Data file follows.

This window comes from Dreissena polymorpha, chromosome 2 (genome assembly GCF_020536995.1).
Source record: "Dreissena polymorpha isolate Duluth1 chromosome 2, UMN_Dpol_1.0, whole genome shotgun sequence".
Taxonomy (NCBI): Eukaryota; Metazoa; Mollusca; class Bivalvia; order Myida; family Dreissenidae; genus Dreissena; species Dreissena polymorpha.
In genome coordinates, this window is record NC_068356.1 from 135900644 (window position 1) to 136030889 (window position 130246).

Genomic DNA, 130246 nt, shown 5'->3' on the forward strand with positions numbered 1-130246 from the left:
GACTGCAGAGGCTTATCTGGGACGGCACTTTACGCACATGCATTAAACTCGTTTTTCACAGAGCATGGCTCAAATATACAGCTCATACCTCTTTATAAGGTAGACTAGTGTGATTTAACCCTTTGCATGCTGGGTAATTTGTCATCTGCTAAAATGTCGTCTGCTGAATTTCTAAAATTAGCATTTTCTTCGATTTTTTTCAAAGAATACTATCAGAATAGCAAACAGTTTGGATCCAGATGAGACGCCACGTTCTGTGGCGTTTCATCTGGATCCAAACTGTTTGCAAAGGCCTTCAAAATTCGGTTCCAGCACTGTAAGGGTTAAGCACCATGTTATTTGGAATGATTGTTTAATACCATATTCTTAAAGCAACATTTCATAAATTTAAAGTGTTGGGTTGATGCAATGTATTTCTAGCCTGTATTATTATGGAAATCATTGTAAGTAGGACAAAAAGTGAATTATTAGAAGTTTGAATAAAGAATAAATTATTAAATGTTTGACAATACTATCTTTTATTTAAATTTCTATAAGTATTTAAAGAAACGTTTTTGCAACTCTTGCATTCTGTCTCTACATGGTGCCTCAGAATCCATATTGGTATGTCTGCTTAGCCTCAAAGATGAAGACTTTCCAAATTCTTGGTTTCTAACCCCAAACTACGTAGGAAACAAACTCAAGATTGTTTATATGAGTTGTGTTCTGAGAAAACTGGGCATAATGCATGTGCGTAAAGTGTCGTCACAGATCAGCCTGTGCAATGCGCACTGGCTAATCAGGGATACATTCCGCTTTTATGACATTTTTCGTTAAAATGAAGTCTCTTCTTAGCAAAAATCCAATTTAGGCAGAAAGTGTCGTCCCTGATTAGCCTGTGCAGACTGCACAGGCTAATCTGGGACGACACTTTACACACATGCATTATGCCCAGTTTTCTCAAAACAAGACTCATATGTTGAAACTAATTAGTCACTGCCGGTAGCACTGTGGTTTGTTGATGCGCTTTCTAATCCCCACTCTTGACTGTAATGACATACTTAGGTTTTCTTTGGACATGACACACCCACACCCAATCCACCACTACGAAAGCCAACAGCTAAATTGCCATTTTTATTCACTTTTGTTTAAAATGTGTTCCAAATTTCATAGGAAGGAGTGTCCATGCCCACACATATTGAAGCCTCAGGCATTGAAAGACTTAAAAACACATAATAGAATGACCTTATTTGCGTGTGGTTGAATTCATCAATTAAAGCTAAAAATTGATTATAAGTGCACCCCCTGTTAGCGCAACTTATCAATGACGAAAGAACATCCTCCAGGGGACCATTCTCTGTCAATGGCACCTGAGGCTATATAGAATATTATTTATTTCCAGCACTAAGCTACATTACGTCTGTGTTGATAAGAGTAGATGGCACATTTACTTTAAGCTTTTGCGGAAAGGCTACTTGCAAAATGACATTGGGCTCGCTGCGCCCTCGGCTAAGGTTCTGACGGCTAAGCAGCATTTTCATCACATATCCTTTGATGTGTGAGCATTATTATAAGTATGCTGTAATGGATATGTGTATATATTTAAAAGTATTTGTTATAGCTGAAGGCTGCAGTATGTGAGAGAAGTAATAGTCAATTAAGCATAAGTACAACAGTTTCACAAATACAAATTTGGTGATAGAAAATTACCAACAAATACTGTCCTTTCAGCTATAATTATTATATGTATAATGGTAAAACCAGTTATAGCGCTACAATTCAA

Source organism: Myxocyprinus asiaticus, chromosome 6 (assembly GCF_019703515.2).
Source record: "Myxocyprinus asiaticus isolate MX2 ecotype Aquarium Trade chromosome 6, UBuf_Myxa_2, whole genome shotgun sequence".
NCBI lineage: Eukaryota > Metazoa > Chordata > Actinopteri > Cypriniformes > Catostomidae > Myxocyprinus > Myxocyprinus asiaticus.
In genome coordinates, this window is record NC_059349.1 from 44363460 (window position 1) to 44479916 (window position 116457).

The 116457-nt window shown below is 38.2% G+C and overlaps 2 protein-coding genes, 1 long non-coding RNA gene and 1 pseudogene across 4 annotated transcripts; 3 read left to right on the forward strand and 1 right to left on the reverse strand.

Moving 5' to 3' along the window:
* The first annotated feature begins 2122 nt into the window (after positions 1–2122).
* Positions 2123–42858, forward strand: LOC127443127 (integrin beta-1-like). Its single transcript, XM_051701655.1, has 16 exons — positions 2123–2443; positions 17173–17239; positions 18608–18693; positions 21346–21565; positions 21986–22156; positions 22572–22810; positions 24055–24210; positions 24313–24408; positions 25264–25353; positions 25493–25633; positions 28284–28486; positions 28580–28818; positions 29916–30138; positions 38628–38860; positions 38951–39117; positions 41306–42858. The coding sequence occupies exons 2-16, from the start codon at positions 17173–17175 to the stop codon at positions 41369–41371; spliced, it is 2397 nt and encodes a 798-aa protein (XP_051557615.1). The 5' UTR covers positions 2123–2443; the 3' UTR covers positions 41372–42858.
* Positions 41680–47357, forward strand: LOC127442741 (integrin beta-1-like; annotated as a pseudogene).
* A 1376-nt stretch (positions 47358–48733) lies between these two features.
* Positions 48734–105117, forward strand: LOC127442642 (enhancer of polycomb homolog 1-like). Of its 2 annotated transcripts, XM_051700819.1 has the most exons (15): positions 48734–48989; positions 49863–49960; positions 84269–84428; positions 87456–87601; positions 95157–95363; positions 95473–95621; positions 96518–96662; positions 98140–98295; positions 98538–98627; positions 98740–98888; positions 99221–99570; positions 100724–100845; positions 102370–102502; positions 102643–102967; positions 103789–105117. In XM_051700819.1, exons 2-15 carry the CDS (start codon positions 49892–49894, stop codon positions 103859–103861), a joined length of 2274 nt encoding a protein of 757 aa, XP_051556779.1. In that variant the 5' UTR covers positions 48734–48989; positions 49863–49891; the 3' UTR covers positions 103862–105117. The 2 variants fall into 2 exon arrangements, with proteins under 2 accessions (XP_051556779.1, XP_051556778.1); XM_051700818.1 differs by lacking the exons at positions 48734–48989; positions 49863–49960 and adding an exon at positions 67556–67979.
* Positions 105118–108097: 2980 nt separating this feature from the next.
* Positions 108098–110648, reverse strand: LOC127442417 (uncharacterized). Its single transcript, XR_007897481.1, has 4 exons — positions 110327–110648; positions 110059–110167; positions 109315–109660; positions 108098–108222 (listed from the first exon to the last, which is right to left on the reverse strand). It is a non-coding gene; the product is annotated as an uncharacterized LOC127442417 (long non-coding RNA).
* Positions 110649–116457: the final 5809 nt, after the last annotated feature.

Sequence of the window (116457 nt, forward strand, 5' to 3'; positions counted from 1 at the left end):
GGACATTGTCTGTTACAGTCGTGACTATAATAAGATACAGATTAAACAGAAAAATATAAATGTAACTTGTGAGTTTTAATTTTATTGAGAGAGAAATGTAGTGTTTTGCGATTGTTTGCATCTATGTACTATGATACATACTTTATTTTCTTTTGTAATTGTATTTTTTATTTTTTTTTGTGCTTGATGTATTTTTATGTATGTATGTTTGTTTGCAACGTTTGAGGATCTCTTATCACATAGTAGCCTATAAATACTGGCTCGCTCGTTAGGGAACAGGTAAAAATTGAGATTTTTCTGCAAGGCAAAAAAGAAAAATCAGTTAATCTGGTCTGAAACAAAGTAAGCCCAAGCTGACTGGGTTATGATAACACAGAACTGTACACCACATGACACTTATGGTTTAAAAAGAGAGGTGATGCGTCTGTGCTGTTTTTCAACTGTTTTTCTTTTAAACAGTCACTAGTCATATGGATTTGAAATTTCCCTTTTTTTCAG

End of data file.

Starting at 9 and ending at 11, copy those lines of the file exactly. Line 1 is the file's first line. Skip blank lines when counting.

NCBI lineage: Eukaryota > Metazoa > Chordata > Actinopteri > Cypriniformes > Catostomidae > Myxocyprinus > Myxocyprinus asiaticus.
In genome coordinates, this window is record NC_059349.1 from 44363460 (window position 1) to 44479916 (window position 116457).

The 116457-nt window shown below is 38.2% G+C and overlaps 2 protein-coding genes, 1 long non-coding RNA gene and 1 pseudogene across 4 annotated transcripts; 3 read left to right on the forward strand and 1 right to left on the reverse strand.